We have a lot of love for artist Ida Montague, and her brilliant paintings of the fast paced, action-packed game of polo. Originally from Denmark, Ida now lives on the Sunshine Coast in Australia, enabling her to draw on a number of cultural perspectives when constructing her artwork. We caught up with Ida recently and discovered her interest in the equine world developed slowly but surely. Have a read globetrotters…
What is your earliest childhood memory of horses?
All I rode as a child was a push-bike, often without holding the handlebars. I can recall walking home from school in Copenhagen, getting caught up in a crowd of protesters and the Mounted Police. The horses were huge!
What does riding or being with horses mean to you?
Unfortunately I do not ride. My understanding of ‘horsepower’ is through the heavy pedals of a V8 engine. Not long after we married, my late husband John rode a big stallion, many many hands tall, right up onto the veranda enticing me to start learning the skills of horse riding – the horse looked a lot bigger on the veranda than it did in the paddock – I was impressed but I didn’t mount.
How did your specific equine series come about?
My interest to paint horses and that world came into focus slowly. From the Melbourne Cup to country race meetings at the local Towong Cup in Victoria; a G&T in hand at the members bar soaking up the excitement of the day; learning to place a bet on a hopeful winner; but pretty much through my husband’s involvement with horses. From his polo-cross days to live export and a challenging contract to ship a load of unbroken horses and saddles to Tanzania (where profit was only made on the latter!), I have been surrounded by people with a huge passion for breeding, breaking in, racing and owning horses that cost a fortune to keep and train.
In recent years I was introduced to the sport of Polo, as a spectator – I love the fast action on the polo field and the beautiful partnership between pony and rider. I have been lucky to witness Black Caviar’s winning race at Ascot; I visited the stud Juddmonte at Newmarket from where I drew inspiration to the art work Big Daddies 1 and 2; I was a guest of the chairperson of GOFF Ireland; I saw the supreme performance of Adolfo Cambiaso 10 goaler at Cowdray Park in England………BUT my most exciting and utterly memorable time was witnessing the ‘horse whisperer’ Martin Tata in Argentina; it was rather emotional watching the relationship between Martin and his horse, there was such beauty in their connection.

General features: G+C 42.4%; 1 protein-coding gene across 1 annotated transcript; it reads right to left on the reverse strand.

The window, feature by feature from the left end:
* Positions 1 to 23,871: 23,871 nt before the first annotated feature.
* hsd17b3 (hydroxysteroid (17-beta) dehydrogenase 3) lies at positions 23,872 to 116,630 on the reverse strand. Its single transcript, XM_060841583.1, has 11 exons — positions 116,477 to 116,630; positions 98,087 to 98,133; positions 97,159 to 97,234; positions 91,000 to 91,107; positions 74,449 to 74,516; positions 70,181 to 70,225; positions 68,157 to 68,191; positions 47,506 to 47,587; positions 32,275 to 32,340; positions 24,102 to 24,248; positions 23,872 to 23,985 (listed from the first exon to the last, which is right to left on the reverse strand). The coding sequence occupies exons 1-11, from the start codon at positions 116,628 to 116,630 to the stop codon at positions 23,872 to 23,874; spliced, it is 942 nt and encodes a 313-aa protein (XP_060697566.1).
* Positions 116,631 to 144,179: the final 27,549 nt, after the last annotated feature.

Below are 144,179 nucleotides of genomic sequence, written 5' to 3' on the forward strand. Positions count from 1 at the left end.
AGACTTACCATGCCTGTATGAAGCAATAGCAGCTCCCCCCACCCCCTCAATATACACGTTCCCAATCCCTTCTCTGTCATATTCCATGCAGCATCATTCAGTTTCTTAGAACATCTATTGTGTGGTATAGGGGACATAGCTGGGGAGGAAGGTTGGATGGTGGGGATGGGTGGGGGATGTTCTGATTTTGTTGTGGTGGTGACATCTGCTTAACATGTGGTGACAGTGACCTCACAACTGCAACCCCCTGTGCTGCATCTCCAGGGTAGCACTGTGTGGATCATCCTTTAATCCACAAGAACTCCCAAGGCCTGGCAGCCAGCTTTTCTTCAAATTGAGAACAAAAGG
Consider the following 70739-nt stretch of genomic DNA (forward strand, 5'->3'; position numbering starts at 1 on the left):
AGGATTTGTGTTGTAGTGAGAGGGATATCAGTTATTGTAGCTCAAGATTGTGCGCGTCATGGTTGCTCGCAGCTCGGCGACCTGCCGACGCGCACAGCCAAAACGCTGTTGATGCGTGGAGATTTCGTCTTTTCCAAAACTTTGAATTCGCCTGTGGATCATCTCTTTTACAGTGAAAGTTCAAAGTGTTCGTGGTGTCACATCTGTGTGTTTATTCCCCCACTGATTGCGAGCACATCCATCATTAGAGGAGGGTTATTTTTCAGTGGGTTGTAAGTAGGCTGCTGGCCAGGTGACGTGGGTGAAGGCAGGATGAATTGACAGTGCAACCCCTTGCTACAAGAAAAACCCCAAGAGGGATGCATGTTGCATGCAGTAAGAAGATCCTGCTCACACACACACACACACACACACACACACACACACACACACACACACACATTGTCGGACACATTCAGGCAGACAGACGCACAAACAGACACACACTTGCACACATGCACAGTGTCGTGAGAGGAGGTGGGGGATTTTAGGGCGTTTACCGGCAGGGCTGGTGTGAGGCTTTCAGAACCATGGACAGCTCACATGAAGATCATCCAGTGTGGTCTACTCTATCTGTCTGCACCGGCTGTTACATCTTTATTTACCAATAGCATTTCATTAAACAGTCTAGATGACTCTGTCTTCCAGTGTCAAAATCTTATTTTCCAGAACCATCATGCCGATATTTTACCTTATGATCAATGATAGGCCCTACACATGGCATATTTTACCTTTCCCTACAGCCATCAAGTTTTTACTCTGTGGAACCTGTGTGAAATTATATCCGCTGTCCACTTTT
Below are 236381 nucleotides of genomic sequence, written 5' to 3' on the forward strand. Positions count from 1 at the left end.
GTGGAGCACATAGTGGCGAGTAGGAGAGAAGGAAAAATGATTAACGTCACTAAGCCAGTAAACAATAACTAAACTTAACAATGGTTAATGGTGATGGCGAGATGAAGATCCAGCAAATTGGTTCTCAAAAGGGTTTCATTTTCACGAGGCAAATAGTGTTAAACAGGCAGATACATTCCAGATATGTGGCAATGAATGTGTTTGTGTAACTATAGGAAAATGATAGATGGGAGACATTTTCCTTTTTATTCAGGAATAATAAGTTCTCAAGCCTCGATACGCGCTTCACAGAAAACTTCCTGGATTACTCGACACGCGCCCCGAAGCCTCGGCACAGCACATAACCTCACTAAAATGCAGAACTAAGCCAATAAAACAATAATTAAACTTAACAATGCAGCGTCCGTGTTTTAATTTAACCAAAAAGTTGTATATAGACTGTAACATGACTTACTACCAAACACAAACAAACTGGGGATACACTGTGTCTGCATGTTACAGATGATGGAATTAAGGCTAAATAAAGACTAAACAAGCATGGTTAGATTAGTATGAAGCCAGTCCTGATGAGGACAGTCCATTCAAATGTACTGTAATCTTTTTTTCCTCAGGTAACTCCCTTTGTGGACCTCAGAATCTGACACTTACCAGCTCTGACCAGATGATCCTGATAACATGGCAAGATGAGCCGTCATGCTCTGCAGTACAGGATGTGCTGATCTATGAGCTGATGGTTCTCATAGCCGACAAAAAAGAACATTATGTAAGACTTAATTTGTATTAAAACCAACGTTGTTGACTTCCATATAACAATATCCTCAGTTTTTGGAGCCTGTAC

What was the most challenging part of this series?
To depict the sheer excitement and speed of the game of polo and the interaction between pony and rider.
What was the most rewarding part of this series?
Knowing that I had succeeded in the above by the praise received from ‘real’ horse people.
What painting in your equine series are you most proud of? I would love to hear the story behind this image and why you love it so much.
The series of Polo Up Close and Personal 1, 2, 3 and 4 were the first equine works I did. The challenge was huge because they were my first HORSES. Artistically I think they are the best, depicting the drama, showing less detail, strong contrast and composition.
I am also pretty proud of On the Boards because in this large work I was dealing with 4 ponies, 4 men and fast action that somehow had to portray that dynamic.
Up Close and Personal No 1 – this work is my absolute favourite for its composition – it is the only one still for sale from this series.
What is it about equines that you love painting?
It’s simply the challenge of depicting something that is so alive.
How would you describe your painting style?
Colour field (flat areas of colour creating the 3D effect)
What medium do you use?
I paint with acrylic polymer. I also enjoy charcoal and mixed medium (eg. gold leaf) as seen in Nero Played While Palermo Burned
If you’re keen to purchase some of Ida’s artwork, head over to her website: www.idamontague.com
You can also follow her on Instagram.